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1. Financial reporting - intangible fixed assets.

In financial accounting, amortisation is the writing down of the value of an intangible fixed asset - such as a licence - over time.

Similar to the depreciation of tangible (physical) fixed assets.

Amortisation is applying the accruals accounting principle to spread the total cost of intangible long term assets over their expected useful life.

As for depreciation, financial reporting standards generally permit the use of any systematic and consistent basis for allocating the total cost.

Examples include the straight line basis and the reducing balance basis.

Some accounting jurisdictions - including the US - use the term amortisation/amortization both for tangible and intangible assets.

Under International Financial Reporting Standards (IFRS), the relevant standards are IAS 16 for tangible longer-term assets, and IAS 38 for intangible longer-term assets.

2. Financial reporting - financial assets and liabilities.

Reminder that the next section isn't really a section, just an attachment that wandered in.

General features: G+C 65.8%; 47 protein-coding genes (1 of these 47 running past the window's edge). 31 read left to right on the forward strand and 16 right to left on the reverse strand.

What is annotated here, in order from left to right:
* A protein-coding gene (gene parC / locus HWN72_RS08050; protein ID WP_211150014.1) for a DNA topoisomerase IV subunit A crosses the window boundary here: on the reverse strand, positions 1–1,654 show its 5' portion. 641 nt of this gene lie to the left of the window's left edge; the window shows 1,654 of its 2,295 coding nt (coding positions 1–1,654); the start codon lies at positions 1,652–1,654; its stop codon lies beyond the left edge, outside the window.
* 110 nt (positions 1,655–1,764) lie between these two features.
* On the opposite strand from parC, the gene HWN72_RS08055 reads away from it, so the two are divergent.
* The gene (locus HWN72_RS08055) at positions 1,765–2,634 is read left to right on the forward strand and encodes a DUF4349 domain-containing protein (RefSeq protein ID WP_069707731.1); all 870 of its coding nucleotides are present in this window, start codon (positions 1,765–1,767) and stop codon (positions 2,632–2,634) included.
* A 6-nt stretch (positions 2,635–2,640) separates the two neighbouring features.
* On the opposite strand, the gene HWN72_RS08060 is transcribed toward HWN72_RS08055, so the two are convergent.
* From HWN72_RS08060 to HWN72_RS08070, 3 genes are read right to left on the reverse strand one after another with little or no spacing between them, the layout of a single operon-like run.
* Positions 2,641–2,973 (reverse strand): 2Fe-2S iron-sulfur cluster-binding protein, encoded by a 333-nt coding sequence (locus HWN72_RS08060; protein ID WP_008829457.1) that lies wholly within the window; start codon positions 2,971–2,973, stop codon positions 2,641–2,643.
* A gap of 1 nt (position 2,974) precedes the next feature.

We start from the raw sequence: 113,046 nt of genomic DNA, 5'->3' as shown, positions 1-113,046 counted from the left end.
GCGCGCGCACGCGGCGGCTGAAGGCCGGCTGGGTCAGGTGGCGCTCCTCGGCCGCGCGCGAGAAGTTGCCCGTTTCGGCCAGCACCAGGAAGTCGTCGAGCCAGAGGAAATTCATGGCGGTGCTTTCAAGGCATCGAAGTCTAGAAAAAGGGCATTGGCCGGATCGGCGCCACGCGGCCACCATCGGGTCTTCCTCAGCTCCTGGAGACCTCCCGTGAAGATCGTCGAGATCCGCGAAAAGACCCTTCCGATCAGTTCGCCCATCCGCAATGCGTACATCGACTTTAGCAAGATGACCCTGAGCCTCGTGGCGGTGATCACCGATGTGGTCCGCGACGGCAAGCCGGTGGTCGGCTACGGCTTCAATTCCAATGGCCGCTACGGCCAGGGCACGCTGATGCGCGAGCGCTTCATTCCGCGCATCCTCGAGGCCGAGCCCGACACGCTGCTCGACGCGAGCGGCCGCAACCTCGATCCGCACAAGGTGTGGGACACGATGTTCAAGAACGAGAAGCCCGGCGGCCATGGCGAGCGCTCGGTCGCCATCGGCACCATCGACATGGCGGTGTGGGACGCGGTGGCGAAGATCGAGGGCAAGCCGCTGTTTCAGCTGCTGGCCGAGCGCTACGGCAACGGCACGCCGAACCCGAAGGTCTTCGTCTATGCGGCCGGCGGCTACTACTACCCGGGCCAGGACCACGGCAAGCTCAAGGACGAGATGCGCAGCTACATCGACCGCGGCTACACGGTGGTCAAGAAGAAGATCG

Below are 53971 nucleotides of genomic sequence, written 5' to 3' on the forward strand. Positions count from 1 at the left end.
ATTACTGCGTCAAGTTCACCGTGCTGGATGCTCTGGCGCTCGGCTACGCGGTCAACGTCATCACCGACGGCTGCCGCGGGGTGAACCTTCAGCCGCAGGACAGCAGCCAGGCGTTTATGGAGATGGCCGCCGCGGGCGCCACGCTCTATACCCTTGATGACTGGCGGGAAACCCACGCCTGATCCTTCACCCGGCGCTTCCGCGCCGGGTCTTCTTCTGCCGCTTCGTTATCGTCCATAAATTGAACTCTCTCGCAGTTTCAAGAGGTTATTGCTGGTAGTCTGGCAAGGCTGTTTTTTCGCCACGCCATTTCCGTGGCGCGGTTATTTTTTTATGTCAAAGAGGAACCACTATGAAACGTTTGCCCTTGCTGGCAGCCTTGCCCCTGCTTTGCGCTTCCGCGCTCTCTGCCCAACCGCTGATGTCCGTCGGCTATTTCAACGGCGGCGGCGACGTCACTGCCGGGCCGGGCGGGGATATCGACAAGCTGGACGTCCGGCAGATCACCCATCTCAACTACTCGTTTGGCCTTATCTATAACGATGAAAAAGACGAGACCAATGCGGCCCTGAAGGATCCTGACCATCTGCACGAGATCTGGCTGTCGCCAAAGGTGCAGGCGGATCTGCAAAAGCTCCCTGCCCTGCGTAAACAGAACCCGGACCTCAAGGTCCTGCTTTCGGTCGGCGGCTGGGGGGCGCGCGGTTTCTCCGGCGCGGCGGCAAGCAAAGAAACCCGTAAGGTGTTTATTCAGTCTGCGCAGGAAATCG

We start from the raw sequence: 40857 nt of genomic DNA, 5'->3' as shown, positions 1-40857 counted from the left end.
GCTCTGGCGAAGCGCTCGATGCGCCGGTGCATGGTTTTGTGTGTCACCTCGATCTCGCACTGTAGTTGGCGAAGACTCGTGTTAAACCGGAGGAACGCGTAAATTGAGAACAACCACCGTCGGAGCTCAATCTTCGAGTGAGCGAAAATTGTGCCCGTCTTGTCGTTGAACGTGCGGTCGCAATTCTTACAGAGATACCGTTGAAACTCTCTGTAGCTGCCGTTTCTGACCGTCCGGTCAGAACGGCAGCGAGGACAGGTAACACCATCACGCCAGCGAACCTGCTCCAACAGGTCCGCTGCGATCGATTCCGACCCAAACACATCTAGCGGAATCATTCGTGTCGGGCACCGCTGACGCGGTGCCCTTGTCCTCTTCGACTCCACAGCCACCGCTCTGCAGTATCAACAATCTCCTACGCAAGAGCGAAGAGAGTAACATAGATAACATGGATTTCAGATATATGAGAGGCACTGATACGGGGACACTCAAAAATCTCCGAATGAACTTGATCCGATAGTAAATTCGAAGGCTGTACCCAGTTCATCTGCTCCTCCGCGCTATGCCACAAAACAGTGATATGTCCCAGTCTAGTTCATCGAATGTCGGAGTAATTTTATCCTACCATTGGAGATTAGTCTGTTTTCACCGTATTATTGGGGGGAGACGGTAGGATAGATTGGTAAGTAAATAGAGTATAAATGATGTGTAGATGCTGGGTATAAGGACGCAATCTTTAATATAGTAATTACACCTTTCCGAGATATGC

In financial accounting, where there is a difference between the initial amount and the maturity amount of a financial asset or a financial liability, the spreading of that difference over time.

The spreading calculation is commonly made using the Effective interest method.

3. Pensions - surpluses and deficits.

The spreading of a pension scheme surplus or deficit over a period of time, often for the purposes of granting a Contributions holiday (in the case of a surplus) or calculating deficit reduction contributions (in the case of a deficit).

4. Borrowings.

The repayment or reduction of the principal amount of an obligation over time.

For example the repayment of loan principal by instalments.

5. Spreading other amounts over time.

More generally, the spreading of any amount or difference over time.

In this broader sense, amortisation can include the (financial reporting) writing down over time of the value of any fixed asset, including both tangible and intangible assets.

See also